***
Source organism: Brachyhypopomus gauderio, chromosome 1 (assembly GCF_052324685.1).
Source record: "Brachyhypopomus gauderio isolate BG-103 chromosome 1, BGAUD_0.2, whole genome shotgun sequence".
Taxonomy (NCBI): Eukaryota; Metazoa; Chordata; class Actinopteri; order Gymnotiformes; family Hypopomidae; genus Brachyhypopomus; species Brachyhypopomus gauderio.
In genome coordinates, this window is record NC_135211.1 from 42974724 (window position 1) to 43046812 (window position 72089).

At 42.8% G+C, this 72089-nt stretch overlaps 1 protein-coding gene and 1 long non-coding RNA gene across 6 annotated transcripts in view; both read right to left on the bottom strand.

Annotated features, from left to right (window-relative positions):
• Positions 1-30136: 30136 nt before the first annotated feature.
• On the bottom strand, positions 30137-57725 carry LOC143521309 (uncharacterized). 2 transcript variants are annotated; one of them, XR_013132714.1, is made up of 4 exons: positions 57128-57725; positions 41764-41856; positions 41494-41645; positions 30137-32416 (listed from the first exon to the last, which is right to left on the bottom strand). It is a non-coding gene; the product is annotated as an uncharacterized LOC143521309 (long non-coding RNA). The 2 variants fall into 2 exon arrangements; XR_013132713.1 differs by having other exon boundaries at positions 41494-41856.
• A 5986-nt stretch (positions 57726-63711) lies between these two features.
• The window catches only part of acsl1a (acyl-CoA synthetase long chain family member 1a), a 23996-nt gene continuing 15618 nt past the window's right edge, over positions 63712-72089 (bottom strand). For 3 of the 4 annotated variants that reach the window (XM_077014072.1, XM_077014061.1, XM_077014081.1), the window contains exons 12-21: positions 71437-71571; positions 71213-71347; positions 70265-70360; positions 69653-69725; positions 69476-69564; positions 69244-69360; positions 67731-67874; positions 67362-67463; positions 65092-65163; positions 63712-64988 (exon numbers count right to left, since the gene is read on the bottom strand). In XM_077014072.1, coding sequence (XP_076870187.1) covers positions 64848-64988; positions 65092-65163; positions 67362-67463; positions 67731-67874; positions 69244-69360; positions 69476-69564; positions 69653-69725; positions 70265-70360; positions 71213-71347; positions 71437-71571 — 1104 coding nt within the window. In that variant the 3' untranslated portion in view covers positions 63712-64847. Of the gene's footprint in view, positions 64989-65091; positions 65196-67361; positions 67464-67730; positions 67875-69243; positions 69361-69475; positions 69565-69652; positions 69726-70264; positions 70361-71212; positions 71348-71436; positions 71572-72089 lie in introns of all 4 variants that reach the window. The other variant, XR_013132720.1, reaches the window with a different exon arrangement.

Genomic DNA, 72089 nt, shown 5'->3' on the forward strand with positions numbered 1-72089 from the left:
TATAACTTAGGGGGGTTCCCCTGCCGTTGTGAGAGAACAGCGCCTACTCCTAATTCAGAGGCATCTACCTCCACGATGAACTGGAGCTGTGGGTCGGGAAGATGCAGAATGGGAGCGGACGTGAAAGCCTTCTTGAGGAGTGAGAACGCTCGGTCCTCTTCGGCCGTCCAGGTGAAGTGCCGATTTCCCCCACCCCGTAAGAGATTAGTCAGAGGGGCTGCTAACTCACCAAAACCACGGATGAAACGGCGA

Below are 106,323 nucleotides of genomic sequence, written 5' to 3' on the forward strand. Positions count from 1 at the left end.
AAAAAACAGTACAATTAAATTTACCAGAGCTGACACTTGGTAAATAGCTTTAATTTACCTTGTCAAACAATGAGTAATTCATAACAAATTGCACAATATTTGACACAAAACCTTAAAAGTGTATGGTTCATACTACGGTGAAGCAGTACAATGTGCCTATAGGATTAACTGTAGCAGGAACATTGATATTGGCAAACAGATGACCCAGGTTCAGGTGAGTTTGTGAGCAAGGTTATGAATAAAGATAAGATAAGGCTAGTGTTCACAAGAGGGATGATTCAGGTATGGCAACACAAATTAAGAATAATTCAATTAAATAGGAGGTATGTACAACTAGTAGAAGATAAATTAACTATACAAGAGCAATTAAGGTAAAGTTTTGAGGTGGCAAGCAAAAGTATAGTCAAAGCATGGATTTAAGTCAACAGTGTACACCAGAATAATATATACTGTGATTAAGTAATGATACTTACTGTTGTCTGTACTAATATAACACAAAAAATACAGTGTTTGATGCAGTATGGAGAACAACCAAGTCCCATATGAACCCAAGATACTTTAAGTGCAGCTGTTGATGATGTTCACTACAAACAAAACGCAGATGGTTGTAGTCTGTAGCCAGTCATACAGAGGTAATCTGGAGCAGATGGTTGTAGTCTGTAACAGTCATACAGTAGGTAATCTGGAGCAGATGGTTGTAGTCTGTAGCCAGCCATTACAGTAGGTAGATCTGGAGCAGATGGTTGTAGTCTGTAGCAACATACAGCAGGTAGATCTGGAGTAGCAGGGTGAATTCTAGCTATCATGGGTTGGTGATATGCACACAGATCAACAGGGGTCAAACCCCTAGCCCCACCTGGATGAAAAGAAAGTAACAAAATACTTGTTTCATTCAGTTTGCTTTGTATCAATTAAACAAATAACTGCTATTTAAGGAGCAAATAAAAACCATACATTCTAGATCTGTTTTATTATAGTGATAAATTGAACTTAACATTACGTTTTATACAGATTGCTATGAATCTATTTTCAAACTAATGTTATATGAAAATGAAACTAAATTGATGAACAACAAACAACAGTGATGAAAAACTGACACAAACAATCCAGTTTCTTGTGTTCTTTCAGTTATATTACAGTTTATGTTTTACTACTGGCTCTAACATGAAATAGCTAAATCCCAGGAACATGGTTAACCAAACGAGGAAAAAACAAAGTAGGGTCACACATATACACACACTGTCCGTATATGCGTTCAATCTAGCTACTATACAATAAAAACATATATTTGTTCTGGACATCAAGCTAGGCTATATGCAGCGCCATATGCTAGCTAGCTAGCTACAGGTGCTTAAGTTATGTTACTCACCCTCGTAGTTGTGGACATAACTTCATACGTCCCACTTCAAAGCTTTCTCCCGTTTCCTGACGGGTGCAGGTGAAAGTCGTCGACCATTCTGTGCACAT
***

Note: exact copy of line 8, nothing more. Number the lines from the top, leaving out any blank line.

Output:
• On the bottom strand, positions 30137-57725 carry LOC143521309 (uncharacterized). 2 transcript variants are annotated; one of them, XR_013132714.1, is made up of 4 exons: positions 57128-57725; positions 41764-41856; positions 41494-41645; positions 30137-32416 (listed from the first exon to the last, which is right to left on the bottom strand). It is a non-coding gene; the product is annotated as an uncharacterized LOC143521309 (long non-coding RNA). The 2 variants fall into 2 exon arrangements; XR_013132713.1 differs by having other exon boundaries at positions 41494-41856.